Areas with highest rates of child deaths and pregnant smokers revealed

Young children are up to three times more likely to die depending on where they live and women are up to 18 times more likely to smoke while pregnant in some areas, according to a National Health Performance Authority report released today.

The report is the first in Australia to break down by local area: infant and child death rates, smoking during pregnancy, the percentage of low-birthweight babies and women who had at least one antenatal visit in their first trimester.

The lowest rate of infant and young child death was in Bayside (Vic) (2.6 deaths per 1,000 live births), while the highest rate was in the Northern Territory (9.2 deaths per 1,000 live births).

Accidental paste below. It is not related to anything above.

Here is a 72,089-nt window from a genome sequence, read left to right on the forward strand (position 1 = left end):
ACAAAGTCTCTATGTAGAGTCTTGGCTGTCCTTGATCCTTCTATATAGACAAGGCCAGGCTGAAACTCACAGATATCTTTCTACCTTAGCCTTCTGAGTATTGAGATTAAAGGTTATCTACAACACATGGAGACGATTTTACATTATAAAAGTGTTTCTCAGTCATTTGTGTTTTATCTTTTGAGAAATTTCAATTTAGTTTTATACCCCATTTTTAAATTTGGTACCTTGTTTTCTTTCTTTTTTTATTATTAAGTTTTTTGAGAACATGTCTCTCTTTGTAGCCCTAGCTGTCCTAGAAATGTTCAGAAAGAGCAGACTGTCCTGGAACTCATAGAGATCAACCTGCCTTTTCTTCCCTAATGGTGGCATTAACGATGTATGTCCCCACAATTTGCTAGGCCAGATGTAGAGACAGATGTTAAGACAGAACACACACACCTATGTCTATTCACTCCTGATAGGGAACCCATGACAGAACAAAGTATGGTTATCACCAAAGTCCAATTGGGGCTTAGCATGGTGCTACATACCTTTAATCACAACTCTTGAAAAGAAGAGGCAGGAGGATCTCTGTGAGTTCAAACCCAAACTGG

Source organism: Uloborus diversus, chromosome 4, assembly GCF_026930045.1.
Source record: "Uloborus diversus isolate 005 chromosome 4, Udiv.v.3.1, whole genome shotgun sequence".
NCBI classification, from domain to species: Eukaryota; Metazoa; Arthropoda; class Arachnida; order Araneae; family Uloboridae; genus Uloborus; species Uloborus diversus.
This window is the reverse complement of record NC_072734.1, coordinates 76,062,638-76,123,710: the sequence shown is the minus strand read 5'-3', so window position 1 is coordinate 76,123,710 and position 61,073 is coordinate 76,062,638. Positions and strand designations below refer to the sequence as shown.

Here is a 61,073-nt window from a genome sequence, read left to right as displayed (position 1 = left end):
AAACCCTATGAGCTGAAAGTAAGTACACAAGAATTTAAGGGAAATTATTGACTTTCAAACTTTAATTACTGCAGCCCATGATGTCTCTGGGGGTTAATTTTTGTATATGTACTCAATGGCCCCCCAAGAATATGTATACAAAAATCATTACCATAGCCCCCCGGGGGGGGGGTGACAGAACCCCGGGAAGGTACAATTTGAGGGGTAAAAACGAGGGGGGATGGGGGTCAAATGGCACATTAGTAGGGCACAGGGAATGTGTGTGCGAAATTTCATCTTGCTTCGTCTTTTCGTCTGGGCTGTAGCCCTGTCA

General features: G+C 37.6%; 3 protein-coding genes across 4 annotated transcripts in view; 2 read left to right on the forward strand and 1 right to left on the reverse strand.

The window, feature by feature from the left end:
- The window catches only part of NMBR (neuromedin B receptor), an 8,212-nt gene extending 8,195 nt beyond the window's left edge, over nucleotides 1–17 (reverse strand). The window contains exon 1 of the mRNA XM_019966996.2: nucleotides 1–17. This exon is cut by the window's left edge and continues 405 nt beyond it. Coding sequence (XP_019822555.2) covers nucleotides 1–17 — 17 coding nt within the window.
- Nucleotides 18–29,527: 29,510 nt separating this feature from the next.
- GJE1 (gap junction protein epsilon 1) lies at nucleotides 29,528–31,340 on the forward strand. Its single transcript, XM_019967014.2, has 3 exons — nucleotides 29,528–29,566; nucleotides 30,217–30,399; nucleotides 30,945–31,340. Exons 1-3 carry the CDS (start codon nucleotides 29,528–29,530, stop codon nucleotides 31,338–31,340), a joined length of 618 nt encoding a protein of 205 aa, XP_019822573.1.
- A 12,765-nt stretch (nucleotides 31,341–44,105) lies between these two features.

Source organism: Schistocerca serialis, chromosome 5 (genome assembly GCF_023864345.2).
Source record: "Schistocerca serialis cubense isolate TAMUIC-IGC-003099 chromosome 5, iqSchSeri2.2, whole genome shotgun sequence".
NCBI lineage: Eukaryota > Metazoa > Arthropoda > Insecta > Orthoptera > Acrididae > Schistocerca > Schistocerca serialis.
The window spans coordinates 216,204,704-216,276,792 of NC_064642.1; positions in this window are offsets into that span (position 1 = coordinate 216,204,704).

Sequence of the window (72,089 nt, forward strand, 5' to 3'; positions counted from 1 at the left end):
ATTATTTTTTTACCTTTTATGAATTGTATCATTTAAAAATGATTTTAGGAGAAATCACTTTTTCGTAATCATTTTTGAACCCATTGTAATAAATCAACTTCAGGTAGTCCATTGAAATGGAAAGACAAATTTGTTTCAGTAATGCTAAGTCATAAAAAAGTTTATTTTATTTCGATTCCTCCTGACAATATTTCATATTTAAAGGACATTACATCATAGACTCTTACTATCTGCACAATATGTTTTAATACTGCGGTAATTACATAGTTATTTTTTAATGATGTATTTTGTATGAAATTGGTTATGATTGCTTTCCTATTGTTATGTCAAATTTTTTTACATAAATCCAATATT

The percentage of all women who smoked while pregnant ranged from 1.8% in Sydney North Shore & Beaches up to 33.1% in Far West NSW.

While rates of infant and young child deaths have fallen dramatically in recent years, Australia’s rate is still three times higher than that of the best-performing OECD countries. Today’s report highlights areas where improvements are possible in child and maternal health.

Read the media release here.

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